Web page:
Updated guidelines on DVT prevention

This month, an expert group of physicians and surgeons has published their latest guidelines on preventing, diagnosing and treating blood clots – DVT’s and pulmonary emboli.  It’s a massive report, known as AT9 – even the executive summary runs 39 pages.  It can be found here.

Why do we, as plastic surgeons, need to know this stuff?  Because DVT’s and PE’s are serious, even lethal, problems that can happen after any long surgery.  So we take this stuff very seriously.  Patient safety, to steal a line from Ford Motor company, is job one.

Here are the latest recommendations for healthy plastic surgery patients:

1.  Pretty much everyone who goes to the operating room needs to be wearing sequential compression stockings (SCD’s), unless they are less than 40 years old, and having a operation less than 45 minutes long.  We already do this.

2.  Most of the bigger cases (tummy tuck, lower body lift, etc.) should receive low molecular weight heparin – also known as “Lovenox”.  We already do this too.

3.  People that are at very high risk should get both the SCD’s and the Lovenox.  The way this” high risk” label is sorted out is based on a scale called the Caprini score.  My friends from the University of Michigan have done a lot of work, researching the use of this scale in plastic surgery patients.  You can see the details of the Caprini score there – it’s a one page, easy to use system.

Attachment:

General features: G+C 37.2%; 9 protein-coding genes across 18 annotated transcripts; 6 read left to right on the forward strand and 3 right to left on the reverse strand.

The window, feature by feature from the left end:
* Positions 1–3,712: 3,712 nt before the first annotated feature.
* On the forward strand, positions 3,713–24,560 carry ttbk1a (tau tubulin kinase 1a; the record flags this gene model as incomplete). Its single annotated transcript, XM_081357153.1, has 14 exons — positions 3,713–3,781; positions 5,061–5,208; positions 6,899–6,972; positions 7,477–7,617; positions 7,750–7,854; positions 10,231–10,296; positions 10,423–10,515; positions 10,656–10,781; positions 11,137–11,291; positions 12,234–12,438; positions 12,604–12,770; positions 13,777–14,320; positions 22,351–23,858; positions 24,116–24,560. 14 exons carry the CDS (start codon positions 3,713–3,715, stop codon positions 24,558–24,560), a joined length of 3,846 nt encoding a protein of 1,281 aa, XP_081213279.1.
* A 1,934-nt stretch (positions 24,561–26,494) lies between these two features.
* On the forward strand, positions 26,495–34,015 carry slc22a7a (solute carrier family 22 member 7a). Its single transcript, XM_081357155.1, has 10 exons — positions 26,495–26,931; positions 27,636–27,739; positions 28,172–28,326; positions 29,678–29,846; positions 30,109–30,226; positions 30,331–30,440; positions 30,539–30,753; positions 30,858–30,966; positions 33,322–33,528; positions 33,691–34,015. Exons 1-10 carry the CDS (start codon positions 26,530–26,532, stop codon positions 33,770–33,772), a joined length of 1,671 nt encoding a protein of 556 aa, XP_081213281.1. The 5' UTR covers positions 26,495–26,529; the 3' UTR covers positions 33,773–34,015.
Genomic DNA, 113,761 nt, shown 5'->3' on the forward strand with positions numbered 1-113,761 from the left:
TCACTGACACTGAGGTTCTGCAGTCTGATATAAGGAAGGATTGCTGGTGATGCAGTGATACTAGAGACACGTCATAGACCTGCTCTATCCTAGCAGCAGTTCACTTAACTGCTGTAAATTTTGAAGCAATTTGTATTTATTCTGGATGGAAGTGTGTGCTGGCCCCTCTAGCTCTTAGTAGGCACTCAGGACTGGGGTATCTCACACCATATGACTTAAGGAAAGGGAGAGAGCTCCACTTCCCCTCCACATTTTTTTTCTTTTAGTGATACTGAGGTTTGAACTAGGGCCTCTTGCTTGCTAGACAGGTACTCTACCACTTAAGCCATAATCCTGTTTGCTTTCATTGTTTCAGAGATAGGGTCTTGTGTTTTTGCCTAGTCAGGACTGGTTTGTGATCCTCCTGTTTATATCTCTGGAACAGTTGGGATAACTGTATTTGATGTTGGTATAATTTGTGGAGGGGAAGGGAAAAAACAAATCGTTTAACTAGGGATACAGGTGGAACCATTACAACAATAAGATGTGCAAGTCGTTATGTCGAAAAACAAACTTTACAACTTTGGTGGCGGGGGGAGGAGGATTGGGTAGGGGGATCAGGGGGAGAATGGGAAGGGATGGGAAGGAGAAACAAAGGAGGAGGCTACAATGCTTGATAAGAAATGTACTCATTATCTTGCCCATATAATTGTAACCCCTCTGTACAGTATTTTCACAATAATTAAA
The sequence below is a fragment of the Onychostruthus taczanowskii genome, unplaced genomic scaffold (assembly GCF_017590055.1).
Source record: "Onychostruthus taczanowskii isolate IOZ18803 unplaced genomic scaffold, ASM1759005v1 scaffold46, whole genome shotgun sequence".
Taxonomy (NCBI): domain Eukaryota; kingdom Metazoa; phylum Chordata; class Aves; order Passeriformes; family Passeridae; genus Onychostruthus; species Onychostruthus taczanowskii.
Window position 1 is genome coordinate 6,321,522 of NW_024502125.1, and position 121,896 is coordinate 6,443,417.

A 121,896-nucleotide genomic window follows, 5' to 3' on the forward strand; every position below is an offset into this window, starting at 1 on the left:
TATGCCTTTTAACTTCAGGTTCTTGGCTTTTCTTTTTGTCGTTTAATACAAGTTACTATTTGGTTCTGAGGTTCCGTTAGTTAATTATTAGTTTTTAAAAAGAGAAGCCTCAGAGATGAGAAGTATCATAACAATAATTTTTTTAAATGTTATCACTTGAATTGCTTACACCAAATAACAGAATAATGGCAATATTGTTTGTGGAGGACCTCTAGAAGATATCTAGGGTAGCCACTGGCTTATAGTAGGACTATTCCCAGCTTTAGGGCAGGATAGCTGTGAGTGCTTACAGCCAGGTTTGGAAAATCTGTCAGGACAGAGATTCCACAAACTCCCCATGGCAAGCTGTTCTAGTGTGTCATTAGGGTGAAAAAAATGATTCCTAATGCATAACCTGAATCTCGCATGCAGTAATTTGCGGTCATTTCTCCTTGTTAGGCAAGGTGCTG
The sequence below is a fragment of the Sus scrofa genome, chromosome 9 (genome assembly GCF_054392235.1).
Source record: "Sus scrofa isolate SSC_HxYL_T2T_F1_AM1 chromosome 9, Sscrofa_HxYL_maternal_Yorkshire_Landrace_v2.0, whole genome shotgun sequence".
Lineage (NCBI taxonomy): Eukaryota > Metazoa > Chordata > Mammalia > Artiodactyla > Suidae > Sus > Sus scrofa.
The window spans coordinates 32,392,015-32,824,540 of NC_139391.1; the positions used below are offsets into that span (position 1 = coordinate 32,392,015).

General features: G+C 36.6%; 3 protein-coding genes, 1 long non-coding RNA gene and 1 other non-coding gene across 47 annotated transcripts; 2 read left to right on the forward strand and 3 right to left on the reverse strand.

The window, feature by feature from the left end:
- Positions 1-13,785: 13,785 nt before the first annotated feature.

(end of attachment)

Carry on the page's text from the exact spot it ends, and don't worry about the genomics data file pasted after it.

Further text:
What’s not totally settled in this latest report is the best timing for administering the Lovenox – 12 hours before surgery, at surgery, or sometime after surgery.  Currently, we follow the recommendations initially developed in by Orthopedic surgeons – who get a lot of DVT issues after hip and knee replacement surgery – and give it 10-12 hours post-op.  I’ll be digging through the full report to see if I can find out more about this important detail.

This is one of those basic issues in plastic surgery that, although not as exciting as discussing celebrity surgery or the latest gee-whiz gadget, makes things safer for everybody.  If you are planning a big surgery, ask your surgeon about the methods he or she is going to use to prevent you from getting a DVT.

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